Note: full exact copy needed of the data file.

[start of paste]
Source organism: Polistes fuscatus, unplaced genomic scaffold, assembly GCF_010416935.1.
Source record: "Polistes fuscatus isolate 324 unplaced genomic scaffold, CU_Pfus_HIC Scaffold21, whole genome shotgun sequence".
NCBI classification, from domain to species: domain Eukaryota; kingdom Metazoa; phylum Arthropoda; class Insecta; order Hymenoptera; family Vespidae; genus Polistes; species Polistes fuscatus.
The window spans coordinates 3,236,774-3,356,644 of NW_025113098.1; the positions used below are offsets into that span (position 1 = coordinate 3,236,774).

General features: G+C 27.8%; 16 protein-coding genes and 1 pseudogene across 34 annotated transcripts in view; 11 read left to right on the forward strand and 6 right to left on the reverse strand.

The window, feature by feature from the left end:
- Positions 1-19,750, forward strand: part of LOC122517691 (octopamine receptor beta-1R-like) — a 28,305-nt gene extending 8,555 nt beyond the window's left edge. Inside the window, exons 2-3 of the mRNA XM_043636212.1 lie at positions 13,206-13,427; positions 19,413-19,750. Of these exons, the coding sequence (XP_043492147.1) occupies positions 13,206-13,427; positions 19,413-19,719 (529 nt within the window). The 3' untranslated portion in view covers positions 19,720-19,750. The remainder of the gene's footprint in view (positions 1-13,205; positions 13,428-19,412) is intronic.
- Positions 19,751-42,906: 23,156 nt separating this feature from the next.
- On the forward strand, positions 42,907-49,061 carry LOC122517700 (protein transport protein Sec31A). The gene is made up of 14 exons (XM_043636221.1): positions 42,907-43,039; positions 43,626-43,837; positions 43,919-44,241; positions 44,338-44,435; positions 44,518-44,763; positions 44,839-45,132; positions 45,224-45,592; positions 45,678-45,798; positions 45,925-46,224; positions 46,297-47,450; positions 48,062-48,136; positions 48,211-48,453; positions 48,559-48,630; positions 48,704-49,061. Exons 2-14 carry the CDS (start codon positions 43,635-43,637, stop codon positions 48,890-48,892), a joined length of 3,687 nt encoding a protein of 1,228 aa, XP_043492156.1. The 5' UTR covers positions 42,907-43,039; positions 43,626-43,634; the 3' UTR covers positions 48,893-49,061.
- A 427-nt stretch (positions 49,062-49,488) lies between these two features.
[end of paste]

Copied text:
Source organism: Polistes fuscatus, unplaced genomic scaffold, assembly GCF_010416935.1.
Source record: "Polistes fuscatus isolate 324 unplaced genomic scaffold, CU_Pfus_HIC Scaffold21, whole genome shotgun sequence".
NCBI classification, from domain to species: domain Eukaryota; kingdom Metazoa; phylum Arthropoda; class Insecta; order Hymenoptera; family Vespidae; genus Polistes; species Polistes fuscatus.
The window spans coordinates 3,236,774-3,356,644 of NW_025113098.1; the positions used below are offsets into that span (position 1 = coordinate 3,236,774).

General features: G+C 27.8%; 16 protein-coding genes and 1 pseudogene across 34 annotated transcripts in view; 11 read left to right on the forward strand and 6 right to left on the reverse strand.

The window, feature by feature from the left end:
- Positions 1-19,750, forward strand: part of LOC122517691 (octopamine receptor beta-1R-like) — a 28,305-nt gene extending 8,555 nt beyond the window's left edge. Inside the window, exons 2-3 of the mRNA XM_043636212.1 lie at positions 13,206-13,427; positions 19,413-19,750. Of these exons, the coding sequence (XP_043492147.1) occupies positions 13,206-13,427; positions 19,413-19,719 (529 nt within the window). The 3' untranslated portion in view covers positions 19,720-19,750. The remainder of the gene's footprint in view (positions 1-13,205; positions 13,428-19,412) is intronic.
- Positions 19,751-42,906: 23,156 nt separating this feature from the next.
- On the forward strand, positions 42,907-49,061 carry LOC122517700 (protein transport protein Sec31A). The gene is made up of 14 exons (XM_043636221.1): positions 42,907-43,039; positions 43,626-43,837; positions 43,919-44,241; positions 44,338-44,435; positions 44,518-44,763; positions 44,839-45,132; positions 45,224-45,592; positions 45,678-45,798; positions 45,925-46,224; positions 46,297-47,450; positions 48,062-48,136; positions 48,211-48,453; positions 48,559-48,630; positions 48,704-49,061. Exons 2-14 carry the CDS (start codon positions 43,635-43,637, stop codon positions 48,890-48,892), a joined length of 3,687 nt encoding a protein of 1,228 aa, XP_043492156.1. The 5' UTR covers positions 42,907-43,039; positions 43,626-43,634; the 3' UTR covers positions 48,893-49,061.
- A 427-nt stretch (positions 49,062-49,488) lies between these two features.